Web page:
By Laura Schiller

Based on: Jane of Lantern Hill

Copyright: L. M. Montgomery

The Moore family's parlor had seen better days. There were pale spots on the faded diamond-pattern wallpaper where portraits used to hang; the carpet had once been blue, but was now faded to gray. The room was dusty and gloomy in spite of the fireplace, the air loaded with the scent of old furniture, mothballs and (so it seemed to Victoria) hopelessness.

Colonel Moore looked down at his daughter with pale blue eyes as cold as Lake Ontario in the winter. "We need not discuss this any longer," he said. "You will marry James Anderson in the spring, and that is final."

"But Father – " The young girl's hands fluttered like white butterflies; her eyes, exactly the same shade of blue, began to fill with tears. "I do not love him. I barely know him!"

It was useless to argue, she knew; the Colonel was a man who demanded obedience, from the soldiers under his command and especially the women in his family.

"This is not about you, Victoria," he said. "This is about Frostpines," meaning the family manor, which was in dire need of repair, "And our fortune – his fortune. You cannot have your way all the time, child. Other people must be taken into account occasionally."

Victoria shrank into herself like a wilting forget-me-not. She thought of Mr. Anderson's pouchy eyes, his thin, sewed-up mouth and his cold fishy handshake, and gave a shudder.

"Yes, Father," was all she said.

"You may go," he replied, dismissing her with a wave of his hand.

Victoria went. Tears began to run down her flower-like face, but inside her, something hard and cold began to form – like a lump of ice growing inside her heart.

I hate Frostpines. I hate James Anderson. And most of all, Father, I hate you.


Mrs. Kennedy had never liked funerals – the endless black, the whispers and solemn-eyed faces, the aura of grief – feigned or unfeigned – that hung over everything like heavy gray cobwebs. James Anderson's funeral had simply bored her out of her mind. But this one was by far the worst.

Her hand was sticky from dozens of condoling handshakes. Her face was still from looking and speaking politely to these idiotic people who kept telling her how sorry they were. Sorry? How could they possibly be half as sorry as she was?

She heard their words as if through a veil. "A very respectable man"..."A pillar of the community"... "A loss felt by us all".... This perfect man, this Robert Kennedy they were talking about, could not possibly be her Robbie. Her sunny, mischievous husband who used to sneak up behind her and cover her eyes with his hands, making her laugh; who whirled her across the ballroom floor until the candlesticks and the sumptuous gowns were all a blur; who played tag with his three stepchildren until all four of them flopped down in the grass, exhausted.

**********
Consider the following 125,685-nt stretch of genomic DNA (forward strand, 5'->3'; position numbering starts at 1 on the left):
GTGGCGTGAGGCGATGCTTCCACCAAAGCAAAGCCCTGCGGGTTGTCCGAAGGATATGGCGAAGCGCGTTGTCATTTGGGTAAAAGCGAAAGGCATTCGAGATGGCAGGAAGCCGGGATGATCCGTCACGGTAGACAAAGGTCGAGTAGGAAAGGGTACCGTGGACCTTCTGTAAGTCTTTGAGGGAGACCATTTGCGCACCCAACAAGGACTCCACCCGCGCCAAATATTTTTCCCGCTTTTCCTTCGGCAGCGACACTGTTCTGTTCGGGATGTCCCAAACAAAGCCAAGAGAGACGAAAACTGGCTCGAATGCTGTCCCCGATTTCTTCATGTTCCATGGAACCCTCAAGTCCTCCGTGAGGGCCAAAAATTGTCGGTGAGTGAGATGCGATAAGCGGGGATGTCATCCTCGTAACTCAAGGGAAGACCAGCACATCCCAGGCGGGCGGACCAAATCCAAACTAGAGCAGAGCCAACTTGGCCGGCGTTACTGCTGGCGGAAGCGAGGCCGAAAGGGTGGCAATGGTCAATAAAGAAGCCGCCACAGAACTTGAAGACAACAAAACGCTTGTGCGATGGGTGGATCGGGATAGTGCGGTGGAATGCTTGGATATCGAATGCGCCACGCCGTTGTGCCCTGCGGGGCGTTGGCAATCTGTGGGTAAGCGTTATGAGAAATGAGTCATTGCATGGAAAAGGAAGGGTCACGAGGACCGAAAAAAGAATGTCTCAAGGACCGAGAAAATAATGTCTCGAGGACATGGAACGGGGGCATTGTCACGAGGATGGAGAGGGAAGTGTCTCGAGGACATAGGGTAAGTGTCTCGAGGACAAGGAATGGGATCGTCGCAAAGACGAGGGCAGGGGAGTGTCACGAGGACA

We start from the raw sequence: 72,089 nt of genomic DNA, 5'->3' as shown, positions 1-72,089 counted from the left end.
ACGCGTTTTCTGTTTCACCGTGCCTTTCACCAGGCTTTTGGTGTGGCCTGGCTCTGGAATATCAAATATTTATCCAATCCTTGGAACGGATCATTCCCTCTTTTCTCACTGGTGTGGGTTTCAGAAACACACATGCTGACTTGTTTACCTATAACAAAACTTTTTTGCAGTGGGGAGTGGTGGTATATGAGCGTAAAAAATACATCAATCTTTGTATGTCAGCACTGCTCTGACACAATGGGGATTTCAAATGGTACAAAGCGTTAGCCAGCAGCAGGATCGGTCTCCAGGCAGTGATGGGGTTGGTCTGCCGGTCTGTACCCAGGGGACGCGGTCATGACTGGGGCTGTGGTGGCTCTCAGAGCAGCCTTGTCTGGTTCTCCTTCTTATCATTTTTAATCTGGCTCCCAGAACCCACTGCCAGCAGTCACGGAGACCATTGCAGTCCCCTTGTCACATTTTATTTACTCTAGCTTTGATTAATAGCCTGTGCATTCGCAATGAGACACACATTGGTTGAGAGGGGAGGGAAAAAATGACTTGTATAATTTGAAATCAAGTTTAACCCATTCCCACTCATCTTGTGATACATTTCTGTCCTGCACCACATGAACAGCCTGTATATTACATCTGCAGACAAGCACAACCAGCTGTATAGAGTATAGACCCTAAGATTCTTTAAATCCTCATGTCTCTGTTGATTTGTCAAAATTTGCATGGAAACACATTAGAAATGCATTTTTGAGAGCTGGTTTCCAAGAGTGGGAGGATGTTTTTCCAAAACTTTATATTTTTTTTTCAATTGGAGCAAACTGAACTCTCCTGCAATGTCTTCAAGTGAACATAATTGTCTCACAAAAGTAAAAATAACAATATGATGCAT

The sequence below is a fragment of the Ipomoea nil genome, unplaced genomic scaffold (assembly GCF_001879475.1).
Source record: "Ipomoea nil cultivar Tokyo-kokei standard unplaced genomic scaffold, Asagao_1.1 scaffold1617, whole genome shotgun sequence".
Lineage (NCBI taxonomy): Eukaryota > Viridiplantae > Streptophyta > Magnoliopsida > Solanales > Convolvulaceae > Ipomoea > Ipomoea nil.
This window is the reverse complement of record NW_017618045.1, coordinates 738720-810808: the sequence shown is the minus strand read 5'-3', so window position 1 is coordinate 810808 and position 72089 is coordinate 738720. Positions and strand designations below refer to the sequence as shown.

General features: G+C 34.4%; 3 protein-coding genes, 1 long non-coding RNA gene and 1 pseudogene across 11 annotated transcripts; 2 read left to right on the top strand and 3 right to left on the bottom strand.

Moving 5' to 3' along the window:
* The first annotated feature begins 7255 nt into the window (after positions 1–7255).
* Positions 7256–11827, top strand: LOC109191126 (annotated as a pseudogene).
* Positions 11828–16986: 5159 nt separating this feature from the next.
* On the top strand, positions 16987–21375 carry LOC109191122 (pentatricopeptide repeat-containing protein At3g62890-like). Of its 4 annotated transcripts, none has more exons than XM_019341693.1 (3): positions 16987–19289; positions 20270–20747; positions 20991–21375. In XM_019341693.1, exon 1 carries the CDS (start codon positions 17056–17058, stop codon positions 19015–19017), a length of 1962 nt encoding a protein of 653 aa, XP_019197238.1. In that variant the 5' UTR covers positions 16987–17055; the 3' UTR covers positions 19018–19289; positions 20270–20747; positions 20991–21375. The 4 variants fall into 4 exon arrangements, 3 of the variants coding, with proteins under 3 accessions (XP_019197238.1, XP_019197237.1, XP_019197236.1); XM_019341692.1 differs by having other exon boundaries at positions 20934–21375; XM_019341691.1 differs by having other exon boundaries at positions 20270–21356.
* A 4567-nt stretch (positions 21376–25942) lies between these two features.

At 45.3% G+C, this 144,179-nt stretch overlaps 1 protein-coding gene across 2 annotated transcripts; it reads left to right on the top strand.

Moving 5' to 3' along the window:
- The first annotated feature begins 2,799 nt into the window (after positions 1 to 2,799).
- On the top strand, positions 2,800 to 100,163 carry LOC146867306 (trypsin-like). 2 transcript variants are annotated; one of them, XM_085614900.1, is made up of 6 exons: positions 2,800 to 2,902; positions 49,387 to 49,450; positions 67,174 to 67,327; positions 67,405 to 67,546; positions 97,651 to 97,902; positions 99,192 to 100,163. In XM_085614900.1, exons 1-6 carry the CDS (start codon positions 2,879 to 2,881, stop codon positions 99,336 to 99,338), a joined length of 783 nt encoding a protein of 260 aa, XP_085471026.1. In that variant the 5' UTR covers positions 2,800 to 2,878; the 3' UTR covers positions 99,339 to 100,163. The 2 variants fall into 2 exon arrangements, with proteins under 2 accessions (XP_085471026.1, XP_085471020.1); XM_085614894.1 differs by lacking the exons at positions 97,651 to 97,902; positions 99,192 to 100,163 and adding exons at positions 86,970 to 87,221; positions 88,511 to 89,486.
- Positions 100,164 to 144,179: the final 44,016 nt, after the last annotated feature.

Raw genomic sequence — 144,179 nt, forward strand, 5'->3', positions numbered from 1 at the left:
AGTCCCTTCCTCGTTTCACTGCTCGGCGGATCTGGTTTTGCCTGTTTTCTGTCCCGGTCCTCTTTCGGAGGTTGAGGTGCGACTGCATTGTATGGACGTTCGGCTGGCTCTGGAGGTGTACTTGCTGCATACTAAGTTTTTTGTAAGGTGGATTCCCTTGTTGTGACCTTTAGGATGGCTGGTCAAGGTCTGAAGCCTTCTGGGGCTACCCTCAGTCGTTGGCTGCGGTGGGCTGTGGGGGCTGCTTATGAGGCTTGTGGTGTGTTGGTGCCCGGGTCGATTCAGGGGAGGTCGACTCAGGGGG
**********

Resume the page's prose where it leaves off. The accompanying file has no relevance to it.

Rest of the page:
This face in the long wooden casket, pale and cool to the touch. Eyes closed, mouth stern. The sickly-sweet scent of lilies all around. This was not Robbie. He was gone.

A tiny whimper brought Mrs. Kennedy's attention down to the warm little bundle in her arms. Baby Robin looked up with huge blue eyes and reached up a chubby hand. She had her father's golden curls, already beginning to show.

"Shh, my darling," whispered the widow, rocking the baby. "It's all right. Your papa may be gone, but I will protect you. You're all I have Robbie's one can take you away from me."

They were alone in the world now, the two of them. Even Gertrude and William were outsiders, the offspring of duty, not love. This precious little daughter was hers – forever.

The lump of ice thickened around a heart frozen with sorrow and twisted love.


Grandmother lies awake at night, surrounded by the heavy black curtains of her empty four-poster bed. 60 Gay is eerily silent, as it has been ever since the death of its master. Now that there is no clumsy, intrusive grandchild bumping into things and making messes, and especially no Robin with her shining hair and tinkly laugh, it is more silent still.

Robin used to cry in the night. It is unfair. Why was all the love a mother can give not enough to make her daughter happy? Rather than blaming herself, Grandmother blames that man. Andrew Stuart, with his arrogant sarcasm and selfish absorption in his scribblings, who together with his pernicious sister wore down Robin's self-respect and broke her fragile heart.

Sometimes, at three o'clock in the morning as it is now, Grandmother is frightened of herself and her Arctic wastes of hate and bitterness. Robbie would not recognize her these days; where has his pretty, laughing wife gone to?

She died long ago, withered like an autumn leaf; perhaps she followed her husband into the coffin, perhaps she left later, when her daughter disappeared from the hotel with nothing but a scribbled note, or during that last confrontation in the parlor – Robin's eyes blazing like live coals ("Jane needs me, Mother! You cannot stop me this time!").

Since the sun and moon, her husband and daughter, are gone, there is nothing left now but what Victoria has always had: a numbing, glittering cold encasing the place where her heart ought to be.